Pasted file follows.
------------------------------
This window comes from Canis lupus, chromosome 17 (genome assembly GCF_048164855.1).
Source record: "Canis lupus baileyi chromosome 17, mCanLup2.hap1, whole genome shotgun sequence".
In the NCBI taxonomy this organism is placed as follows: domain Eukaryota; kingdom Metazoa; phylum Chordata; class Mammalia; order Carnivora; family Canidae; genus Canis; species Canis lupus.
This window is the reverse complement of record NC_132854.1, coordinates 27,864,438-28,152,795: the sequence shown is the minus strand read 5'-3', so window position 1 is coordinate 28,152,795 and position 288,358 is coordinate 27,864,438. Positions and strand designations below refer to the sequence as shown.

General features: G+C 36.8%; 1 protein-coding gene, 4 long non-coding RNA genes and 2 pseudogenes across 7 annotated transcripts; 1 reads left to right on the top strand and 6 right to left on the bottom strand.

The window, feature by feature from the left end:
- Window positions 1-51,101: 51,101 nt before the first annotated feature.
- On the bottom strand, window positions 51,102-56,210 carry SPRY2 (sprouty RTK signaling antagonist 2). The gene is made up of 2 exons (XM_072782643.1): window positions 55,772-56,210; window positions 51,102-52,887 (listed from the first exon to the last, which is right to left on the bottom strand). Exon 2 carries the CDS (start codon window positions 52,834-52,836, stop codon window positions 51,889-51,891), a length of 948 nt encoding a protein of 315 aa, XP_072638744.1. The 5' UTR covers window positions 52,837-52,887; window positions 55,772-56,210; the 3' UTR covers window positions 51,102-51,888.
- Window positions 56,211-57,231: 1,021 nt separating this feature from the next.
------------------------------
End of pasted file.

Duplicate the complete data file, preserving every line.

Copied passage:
This window comes from Canis lupus, chromosome 17 (genome assembly GCF_048164855.1).
Source record: "Canis lupus baileyi chromosome 17, mCanLup2.hap1, whole genome shotgun sequence".
In the NCBI taxonomy this organism is placed as follows: domain Eukaryota; kingdom Metazoa; phylum Chordata; class Mammalia; order Carnivora; family Canidae; genus Canis; species Canis lupus.
This window is the reverse complement of record NC_132854.1, coordinates 27,864,438-28,152,795: the sequence shown is the minus strand read 5'-3', so window position 1 is coordinate 28,152,795 and position 288,358 is coordinate 27,864,438. Positions and strand designations below refer to the sequence as shown.

General features: G+C 36.8%; 1 protein-coding gene, 4 long non-coding RNA genes and 2 pseudogenes across 7 annotated transcripts; 1 reads left to right on the top strand and 6 right to left on the bottom strand.

The window, feature by feature from the left end:
- Window positions 1-51,101: 51,101 nt before the first annotated feature.
- On the bottom strand, window positions 51,102-56,210 carry SPRY2 (sprouty RTK signaling antagonist 2). The gene is made up of 2 exons (XM_072782643.1): window positions 55,772-56,210; window positions 51,102-52,887 (listed from the first exon to the last, which is right to left on the bottom strand). Exon 2 carries the CDS (start codon window positions 52,834-52,836, stop codon window positions 51,889-51,891), a length of 948 nt encoding a protein of 315 aa, XP_072638744.1. The 5' UTR covers window positions 52,837-52,887; window positions 55,772-56,210; the 3' UTR covers window positions 51,102-51,888.
- Window positions 56,211-57,231: 1,021 nt separating this feature from the next.